Is it art or craft? We think this beautiful vest is most certainly both!!
Inspired by a painting, knitter Paul Palmer crafted a beautiful piece of wearable art. Paul shares his challenging, lengthy and enjoyable journey through this project:
When my wife and I acquired a painting by Audrey Riller for our new home, we felt it was worth more than the artist would let us pay for it, so I made her an offer. If Audrey would buy the materials, I’d create for her a piece of clothing based on one of her abstract paintings. She was excited by the idea, and I wanted her to think about it and come back at me with some ideas, but she wanted me to think about it and just do it!
Audrey’s mind loves the putting together of art, but also the taking apart of it. She was clear that she had no expectations that my final work would recreate hers, but rather it would be a vibration from it as inspiration.
My mother was an avid knitter, and I remember argyle socks and the bobbins clicking around her work. I wanted to learn to do what she was doing when I was 5 or 6 years old. I did spool knitting and made hot pads for teapots, and sweaters for my teddy bears. I was too “cool” to knit in my teens and too busy with school and music studies (piano lessons, school band, arranging music, playing in a dance band, etc.). In my twenties, I knitted many things for my baby daughter, most of which she didn’t like wearing because they were too warm for her. I was always drawn to projects that would have me learn something new, a new way to cast on or off, a lace pattern, a tricky argyle pattern, or making pictures on the front of a kid’s sweater.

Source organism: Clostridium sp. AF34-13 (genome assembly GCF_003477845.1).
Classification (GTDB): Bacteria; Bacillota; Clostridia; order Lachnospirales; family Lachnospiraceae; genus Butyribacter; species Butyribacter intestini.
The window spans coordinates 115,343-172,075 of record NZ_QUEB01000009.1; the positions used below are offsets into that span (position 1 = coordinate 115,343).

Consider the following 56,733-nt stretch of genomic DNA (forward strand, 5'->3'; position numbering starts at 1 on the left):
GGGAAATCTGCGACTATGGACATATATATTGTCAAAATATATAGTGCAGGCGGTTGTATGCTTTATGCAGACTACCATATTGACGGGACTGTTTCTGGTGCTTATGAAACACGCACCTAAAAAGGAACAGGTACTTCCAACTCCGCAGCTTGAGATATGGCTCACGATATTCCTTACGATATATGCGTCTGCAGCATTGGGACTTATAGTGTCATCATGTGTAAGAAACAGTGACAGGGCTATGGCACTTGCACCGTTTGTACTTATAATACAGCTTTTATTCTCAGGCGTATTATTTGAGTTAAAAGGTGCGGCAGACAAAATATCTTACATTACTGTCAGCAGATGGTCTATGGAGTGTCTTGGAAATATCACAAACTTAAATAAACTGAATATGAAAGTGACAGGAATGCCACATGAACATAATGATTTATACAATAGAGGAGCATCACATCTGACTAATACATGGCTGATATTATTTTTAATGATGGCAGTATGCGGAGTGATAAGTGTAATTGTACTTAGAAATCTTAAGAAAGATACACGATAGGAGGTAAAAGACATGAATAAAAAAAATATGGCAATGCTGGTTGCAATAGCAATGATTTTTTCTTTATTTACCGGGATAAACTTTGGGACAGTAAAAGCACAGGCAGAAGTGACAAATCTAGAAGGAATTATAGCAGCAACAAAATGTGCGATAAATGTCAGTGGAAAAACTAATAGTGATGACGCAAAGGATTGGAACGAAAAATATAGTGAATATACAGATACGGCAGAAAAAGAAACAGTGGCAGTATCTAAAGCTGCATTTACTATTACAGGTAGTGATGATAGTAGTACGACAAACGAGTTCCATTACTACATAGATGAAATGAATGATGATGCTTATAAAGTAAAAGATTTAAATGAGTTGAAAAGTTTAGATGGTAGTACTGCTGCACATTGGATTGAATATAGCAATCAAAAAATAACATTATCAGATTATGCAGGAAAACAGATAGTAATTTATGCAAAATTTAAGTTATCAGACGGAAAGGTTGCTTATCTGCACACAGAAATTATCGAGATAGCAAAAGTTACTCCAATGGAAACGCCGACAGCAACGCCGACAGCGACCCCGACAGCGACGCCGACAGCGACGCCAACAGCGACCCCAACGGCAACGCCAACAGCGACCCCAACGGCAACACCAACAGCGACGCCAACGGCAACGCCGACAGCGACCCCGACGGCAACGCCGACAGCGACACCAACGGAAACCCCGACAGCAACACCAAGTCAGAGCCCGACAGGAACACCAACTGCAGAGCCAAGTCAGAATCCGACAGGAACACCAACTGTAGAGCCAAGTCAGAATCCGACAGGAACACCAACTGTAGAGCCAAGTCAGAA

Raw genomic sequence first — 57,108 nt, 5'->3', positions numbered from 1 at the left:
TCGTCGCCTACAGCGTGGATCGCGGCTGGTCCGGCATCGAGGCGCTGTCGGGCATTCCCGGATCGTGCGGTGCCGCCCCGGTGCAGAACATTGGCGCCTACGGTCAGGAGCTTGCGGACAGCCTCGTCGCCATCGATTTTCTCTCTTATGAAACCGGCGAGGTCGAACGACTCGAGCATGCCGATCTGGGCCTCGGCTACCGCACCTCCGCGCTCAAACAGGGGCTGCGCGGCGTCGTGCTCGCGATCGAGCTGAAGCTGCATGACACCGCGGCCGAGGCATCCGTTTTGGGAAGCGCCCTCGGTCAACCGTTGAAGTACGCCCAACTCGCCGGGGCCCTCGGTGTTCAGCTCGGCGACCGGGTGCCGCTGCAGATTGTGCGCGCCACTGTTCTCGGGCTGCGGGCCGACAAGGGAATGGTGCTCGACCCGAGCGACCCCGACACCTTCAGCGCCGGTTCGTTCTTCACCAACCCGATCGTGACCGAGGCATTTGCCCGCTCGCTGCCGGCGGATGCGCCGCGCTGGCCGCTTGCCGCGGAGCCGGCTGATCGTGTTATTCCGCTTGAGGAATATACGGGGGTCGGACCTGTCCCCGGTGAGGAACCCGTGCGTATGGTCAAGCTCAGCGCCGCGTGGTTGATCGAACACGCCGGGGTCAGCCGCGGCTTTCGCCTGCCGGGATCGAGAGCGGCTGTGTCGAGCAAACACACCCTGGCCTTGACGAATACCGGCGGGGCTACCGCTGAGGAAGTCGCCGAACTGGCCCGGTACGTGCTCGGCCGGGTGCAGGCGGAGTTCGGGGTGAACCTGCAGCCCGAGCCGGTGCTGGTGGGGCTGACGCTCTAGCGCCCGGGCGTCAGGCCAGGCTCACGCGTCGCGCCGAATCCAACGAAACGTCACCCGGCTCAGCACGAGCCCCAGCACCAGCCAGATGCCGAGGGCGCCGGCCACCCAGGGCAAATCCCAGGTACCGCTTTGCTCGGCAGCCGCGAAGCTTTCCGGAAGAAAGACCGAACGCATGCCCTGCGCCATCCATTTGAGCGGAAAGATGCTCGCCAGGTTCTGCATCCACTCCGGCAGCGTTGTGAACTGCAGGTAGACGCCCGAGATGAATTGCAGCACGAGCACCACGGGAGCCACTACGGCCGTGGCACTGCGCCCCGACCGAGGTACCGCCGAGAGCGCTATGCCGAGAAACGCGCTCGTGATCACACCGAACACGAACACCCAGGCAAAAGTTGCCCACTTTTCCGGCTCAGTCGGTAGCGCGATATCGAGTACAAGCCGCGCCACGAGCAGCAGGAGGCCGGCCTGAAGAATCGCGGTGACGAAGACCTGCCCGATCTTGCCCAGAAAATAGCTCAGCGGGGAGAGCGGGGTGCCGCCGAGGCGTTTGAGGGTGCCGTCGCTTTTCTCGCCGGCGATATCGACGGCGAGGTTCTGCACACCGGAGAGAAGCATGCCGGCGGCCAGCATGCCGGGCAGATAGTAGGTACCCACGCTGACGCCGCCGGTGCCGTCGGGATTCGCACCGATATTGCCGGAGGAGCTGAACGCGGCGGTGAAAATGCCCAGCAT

I started thinking of knitting as art when I was commissioned to knit a Vogue Pattern jacket and undersweater in a paisley pattern that made increases and decreases tricky and required carrying the unused colour behind without tightening the fabric. I used a baby alpaca mix that was almost as soft as cashmere (cashmere yarn for the project priced out at $890!). It was great to work with yarn that was more expensive than I’d have allowed myself to choose, and the project was difficult enough to be interesting!
It was time to start creating a garment for Audrey, so, from a large output of square abstracts, I chose a piece of her art that inspired me. I photographed it, studied it and thought about how it would be translated into knitting. When I saw Audrey cutting up a painting to reuse it in pieces for a collage, I realized that I would not recreate the entire piece but rather use areas of the canvas as separate blocks of colour on a black background. Coming from one work of art, they’d be related, but not identical. Audrey loved the idea but would not commit to a preference for one of my choices over another. So I went into “artist mode”, that trance-like space where you just know what’s “right” for a project. I used two right-angles of matting to consider a myriad of options, eventually cropping and printing them out on the computer to see if I was right about my choices.